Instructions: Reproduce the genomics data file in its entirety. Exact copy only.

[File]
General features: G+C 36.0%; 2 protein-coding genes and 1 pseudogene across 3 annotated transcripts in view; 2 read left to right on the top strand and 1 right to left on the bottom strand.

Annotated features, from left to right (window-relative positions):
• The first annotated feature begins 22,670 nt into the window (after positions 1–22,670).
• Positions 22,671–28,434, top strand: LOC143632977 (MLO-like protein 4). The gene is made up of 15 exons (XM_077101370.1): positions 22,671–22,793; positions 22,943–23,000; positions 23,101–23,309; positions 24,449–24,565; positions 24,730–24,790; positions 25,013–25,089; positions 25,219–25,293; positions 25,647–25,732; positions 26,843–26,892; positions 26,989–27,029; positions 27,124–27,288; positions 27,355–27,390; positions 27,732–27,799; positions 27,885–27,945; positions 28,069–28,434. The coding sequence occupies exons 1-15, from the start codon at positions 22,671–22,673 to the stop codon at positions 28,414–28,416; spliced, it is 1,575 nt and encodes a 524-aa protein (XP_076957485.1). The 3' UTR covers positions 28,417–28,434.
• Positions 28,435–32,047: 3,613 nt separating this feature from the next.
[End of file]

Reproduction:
General features: G+C 36.0%; 2 protein-coding genes and 1 pseudogene across 3 annotated transcripts in view; 2 read left to right on the top strand and 1 right to left on the bottom strand.

Annotated features, from left to right (window-relative positions):
• The first annotated feature begins 22,670 nt into the window (after positions 1–22,670).
• Positions 22,671–28,434, top strand: LOC143632977 (MLO-like protein 4). The gene is made up of 15 exons (XM_077101370.1): positions 22,671–22,793; positions 22,943–23,000; positions 23,101–23,309; positions 24,449–24,565; positions 24,730–24,790; positions 25,013–25,089; positions 25,219–25,293; positions 25,647–25,732; positions 26,843–26,892; positions 26,989–27,029; positions 27,124–27,288; positions 27,355–27,390; positions 27,732–27,799; positions 27,885–27,945; positions 28,069–28,434. The coding sequence occupies exons 1-15, from the start codon at positions 22,671–22,673 to the stop codon at positions 28,414–28,416; spliced, it is 1,575 nt and encodes a 524-aa protein (XP_076957485.1). The 3' UTR covers positions 28,417–28,434.
• Positions 28,435–32,047: 3,613 nt separating this feature from the next.